Fall 2008 was a time of rapidly falling wholesale and retail gasoline prices throughout the United States, interrupted briefly due to the market disruptions of Hurricanes Gustav and Ike in early September.
In Tennessee, retail price increases surrounding Hurricane Ike resulted in more the 4,000 complaints to the state government. Resulting investigations by the Tennessee’s Attorney General and Department of Commerce and Insurance led to settlements with 16 gasoline retailers in April 2009. The AG filed suit in April 2009 against the sole hold-out, a Knoxville-area gasoline retailer, that declined to enter into a settlement at that time. The hold-out, Weigel Stores, Inc., reached a settlement with the Tennessee AG’s office last week. (Links to Tennessee AG provided material.)
Both in the settlements of April 2009 and in the Weigel’s settlement of April 2010, the retailers denied wrongdoing and said they entered into the settlement to avoid the the time and expense associated with litigation. Weigel’s held out longer and, in the “Agreed Final Order” insisted upon a stronger than usual denial of wrongdoing. Where the 2009 settlement statements included one sentence (For example: “The Defendant denies any wrongdoing and enters into this Judgment to avoid the time and expense associated with litigation.”), Weigel’s insisted on two paragraphs:
DEFENDANT’S POSITION: Defendant has denied and continues to deny each and all of the claims alleged by Plaintiff. Defendant expressly has denied and continues to deny any charges of wrongdoing or liability against it arising out of any of the conduct, statement, acts, or omissions alleged, or that could have been alleged, in the Amended Complaint. This Order of Settlement shall in no event be construed or deemed to be evidence of an admission or concession on the part of Defendant with respect to any claim or of any fault, liability, wrongdoing, or damage whatsoever, or any infirmity in the defenses that Defendant has asserted. Defendant’s decision to settle the litigation was based on the conclusion that further conduct of the litigation would be protracted and expensive, and it is desirable that the litigation be fully and finally settled in the manner and upon the terms and conditions set forth in this Order, and the uncertainty and risks inherent in any litigation.
This Order only resolves matters set forth in the State’s Amended Complaint commenced under the Tennessee Consumer Protection Act of 1977 and the Tennessee Price Gouging Act of 2002.
In a statement released by Weigel’s, the company said, “Pursuant to the settlement, Weigel’s will make a payment to the State which is well below Weigel’s costs of continuing to litigate the matter….” The payment to the state will be $57,000 (assuming the agreement is accepted by the court), which says something about the company’s expected cost to defend itself against the State.
The week-end that Hurricane Ike hit the Texas coast, Knoxville temporarily held the dubious distinction of having the highest gasoline prices in the United States according to AAA. While prices rapidly subsided, folks in the area were left wondering how prices went so high, so fast. I’d offer the following explanation based on several contemporaneous news reports by The Knoxville News-Sentinel (found via LexisNexis, but not freely available online as far as I can tell):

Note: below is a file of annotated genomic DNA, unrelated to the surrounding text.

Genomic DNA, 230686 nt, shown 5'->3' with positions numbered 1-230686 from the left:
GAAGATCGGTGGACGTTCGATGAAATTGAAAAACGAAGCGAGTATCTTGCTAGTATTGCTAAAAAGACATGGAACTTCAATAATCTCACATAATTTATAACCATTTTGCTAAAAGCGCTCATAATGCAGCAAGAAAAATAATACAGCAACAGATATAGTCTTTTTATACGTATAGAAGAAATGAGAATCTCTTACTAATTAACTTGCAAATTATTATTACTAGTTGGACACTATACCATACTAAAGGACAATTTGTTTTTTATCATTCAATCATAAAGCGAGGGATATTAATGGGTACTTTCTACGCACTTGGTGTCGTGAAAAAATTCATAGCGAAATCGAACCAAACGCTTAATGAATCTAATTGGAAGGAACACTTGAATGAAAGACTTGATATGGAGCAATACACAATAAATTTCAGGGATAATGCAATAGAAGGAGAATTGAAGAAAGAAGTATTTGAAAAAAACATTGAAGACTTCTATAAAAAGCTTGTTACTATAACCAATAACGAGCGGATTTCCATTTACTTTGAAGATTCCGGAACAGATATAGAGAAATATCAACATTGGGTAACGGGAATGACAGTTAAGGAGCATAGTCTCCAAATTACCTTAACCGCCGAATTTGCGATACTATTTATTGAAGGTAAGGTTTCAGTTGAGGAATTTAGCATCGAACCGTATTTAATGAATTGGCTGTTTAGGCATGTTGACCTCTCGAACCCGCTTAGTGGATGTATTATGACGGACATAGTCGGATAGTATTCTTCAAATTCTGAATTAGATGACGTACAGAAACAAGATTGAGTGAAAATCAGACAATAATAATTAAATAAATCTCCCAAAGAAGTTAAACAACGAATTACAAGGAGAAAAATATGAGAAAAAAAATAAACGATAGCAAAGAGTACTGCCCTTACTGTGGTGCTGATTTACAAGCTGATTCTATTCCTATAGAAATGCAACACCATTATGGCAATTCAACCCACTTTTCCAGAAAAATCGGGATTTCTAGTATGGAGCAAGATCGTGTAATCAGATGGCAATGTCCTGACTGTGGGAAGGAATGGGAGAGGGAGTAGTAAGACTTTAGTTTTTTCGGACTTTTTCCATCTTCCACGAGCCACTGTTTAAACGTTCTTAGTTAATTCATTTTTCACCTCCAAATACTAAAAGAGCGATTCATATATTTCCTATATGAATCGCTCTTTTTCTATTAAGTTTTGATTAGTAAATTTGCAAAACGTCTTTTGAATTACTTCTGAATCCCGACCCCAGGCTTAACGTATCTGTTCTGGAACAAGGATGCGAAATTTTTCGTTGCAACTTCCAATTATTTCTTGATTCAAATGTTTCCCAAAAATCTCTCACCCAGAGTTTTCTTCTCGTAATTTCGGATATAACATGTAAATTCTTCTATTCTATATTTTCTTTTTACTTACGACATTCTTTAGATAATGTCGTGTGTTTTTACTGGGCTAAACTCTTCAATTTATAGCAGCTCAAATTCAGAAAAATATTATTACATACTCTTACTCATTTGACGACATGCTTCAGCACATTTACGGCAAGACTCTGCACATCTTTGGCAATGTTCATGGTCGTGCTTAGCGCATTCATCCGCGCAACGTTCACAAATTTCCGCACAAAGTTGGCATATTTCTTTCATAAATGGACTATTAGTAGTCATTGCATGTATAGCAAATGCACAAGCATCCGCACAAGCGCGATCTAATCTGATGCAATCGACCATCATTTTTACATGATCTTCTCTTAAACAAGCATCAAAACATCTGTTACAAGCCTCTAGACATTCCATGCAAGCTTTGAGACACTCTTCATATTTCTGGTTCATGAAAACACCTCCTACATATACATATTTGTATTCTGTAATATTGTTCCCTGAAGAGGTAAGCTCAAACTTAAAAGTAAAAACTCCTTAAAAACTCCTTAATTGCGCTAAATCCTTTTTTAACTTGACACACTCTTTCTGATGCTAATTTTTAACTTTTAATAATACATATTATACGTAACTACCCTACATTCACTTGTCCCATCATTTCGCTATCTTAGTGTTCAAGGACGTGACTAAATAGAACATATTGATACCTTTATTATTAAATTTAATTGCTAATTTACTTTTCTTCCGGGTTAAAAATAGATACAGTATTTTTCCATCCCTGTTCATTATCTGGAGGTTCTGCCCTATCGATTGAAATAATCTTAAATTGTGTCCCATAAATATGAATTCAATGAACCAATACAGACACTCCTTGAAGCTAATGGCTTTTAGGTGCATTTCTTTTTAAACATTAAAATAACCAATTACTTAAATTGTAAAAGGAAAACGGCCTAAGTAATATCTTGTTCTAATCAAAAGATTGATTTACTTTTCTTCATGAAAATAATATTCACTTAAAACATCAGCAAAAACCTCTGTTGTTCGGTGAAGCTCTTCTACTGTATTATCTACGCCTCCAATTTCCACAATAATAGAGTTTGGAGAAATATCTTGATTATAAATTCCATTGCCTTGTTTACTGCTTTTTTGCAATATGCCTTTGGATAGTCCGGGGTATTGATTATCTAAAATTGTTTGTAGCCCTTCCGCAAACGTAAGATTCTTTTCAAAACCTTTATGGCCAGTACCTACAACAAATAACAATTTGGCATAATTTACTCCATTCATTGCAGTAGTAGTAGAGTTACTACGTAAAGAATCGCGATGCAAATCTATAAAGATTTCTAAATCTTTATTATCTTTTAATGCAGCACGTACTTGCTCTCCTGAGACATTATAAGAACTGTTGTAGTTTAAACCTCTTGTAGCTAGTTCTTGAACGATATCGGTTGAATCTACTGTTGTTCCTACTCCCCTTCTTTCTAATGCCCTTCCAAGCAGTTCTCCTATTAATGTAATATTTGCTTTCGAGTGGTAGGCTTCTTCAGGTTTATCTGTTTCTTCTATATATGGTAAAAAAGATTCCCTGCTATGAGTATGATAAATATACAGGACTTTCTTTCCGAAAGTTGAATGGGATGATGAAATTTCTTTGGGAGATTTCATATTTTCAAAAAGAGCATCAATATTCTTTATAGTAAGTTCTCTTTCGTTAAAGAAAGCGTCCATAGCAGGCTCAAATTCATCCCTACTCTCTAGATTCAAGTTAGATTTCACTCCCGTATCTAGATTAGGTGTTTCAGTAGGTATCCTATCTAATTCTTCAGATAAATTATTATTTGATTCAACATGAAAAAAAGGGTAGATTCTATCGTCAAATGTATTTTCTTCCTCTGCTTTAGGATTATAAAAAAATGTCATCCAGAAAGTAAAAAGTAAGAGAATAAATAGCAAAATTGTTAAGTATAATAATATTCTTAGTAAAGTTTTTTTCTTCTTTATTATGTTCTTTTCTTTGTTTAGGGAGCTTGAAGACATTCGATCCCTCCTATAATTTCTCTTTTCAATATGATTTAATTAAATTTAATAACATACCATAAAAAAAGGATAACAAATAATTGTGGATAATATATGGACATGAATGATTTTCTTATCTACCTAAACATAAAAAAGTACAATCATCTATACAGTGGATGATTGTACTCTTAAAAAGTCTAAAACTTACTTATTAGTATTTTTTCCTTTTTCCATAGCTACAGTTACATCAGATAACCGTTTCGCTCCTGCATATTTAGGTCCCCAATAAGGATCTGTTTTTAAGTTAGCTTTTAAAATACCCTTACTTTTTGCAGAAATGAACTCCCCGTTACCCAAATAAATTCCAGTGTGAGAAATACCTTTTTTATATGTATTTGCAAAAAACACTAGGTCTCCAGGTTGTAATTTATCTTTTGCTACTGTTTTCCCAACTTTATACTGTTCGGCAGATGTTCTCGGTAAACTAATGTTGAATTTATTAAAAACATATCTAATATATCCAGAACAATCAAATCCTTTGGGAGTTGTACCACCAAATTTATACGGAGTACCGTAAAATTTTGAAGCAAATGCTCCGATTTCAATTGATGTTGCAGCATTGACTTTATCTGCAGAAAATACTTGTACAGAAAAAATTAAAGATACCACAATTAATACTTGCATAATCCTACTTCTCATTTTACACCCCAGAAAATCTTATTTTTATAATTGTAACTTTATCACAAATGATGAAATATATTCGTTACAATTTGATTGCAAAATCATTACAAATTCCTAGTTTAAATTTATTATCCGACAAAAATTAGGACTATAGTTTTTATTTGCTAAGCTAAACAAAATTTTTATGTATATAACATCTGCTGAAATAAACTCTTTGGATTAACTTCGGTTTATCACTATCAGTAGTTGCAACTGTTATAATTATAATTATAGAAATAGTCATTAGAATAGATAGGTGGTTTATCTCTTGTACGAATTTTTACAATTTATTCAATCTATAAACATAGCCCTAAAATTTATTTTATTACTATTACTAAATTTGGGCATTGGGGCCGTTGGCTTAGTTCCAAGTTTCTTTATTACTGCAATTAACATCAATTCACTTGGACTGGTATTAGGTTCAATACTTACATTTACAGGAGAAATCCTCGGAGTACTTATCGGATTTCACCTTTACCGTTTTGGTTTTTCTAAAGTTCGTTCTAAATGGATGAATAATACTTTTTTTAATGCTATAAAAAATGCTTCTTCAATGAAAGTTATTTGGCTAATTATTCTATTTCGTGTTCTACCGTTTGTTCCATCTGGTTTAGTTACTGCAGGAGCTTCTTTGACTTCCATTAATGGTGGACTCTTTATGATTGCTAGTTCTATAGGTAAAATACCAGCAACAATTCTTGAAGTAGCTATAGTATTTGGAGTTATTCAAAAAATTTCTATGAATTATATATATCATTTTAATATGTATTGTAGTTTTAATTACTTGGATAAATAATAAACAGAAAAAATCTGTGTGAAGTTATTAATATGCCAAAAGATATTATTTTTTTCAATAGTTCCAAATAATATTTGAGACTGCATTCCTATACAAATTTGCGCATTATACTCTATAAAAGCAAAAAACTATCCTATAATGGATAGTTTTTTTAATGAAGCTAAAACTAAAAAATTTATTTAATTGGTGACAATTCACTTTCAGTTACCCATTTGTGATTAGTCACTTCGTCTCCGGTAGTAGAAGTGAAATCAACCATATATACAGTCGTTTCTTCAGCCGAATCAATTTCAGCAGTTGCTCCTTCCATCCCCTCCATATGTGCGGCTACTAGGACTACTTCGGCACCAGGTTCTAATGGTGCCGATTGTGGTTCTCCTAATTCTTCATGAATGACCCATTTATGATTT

- Key data to explain: typically gasoline prices in Knoxville are as low as or slightly lower than the rest of the state, but over the Hurricane Ike weekend prices in Knoxville were briefly much higher.
- News reports indicate Pilot Travel Centers and Weigel’s procured gasoline supplies at spot market prices. Likely other retailers did, too, but at least these two large gasoline retailers serving the area did.
- Buying at spot, rather than through longer term supply contracts, can help retailers shave a little off of costs most of the time, but exposes the retailer to price risk when wholesale supplies get tight.
- If Knoxville-area retailers are more reliant on spot purchases than retailers in other areas of the state, it could explain why prices are typically a low in Knoxville, but supplies were shorter and prices much higher during the market disruption.
So I don’t know whether or not Knoxville-area retailers are more reliant on spot purchases than retailers in the rest of the state, but if it is true it could explain the severity of the price spike. As the chart above shows, the price effects of the disruption were especially brief, too. While prices in Nashville and Memphis took one or two weeks to fall back to pre-Ike levels, prices in Knoxville fell back to pre-Ike levels in a matter of days.
The news reports indicate that gasoline was in short supply in Knoxville even before Ike reached the Texas coast. Some stations had already shut off pumps due to a lack of supply. The September 12, 2008 News-Sentinel reported Bill Weigel as saying, “We’re working around the clock hunting. We’re not even asking the price. It doesn’t matter right now… There is just no gasoline.” (“Knox hit with gas shortage.”) A September 13, 2008 News-Sentinel story, “Knoxville, TN area gas prices soar,” describes a bit more of the extraordinary efforts by Pilot Travel Centers and Weigel’s to secure supplies for their stores.
Both Pilot and Weigel’s were later charged with price gouging by the state.
Nothing in the law says retailers have to work hard to keep resupplied during a market disruption. All the law does is make it hard to be compensated for any extra time and trouble. Perhaps next time company executives will just take the weekend off, let the pumps run dry, add to the general market confusion, let consumers suffer, and keep the Tennessee Attorney General off their back.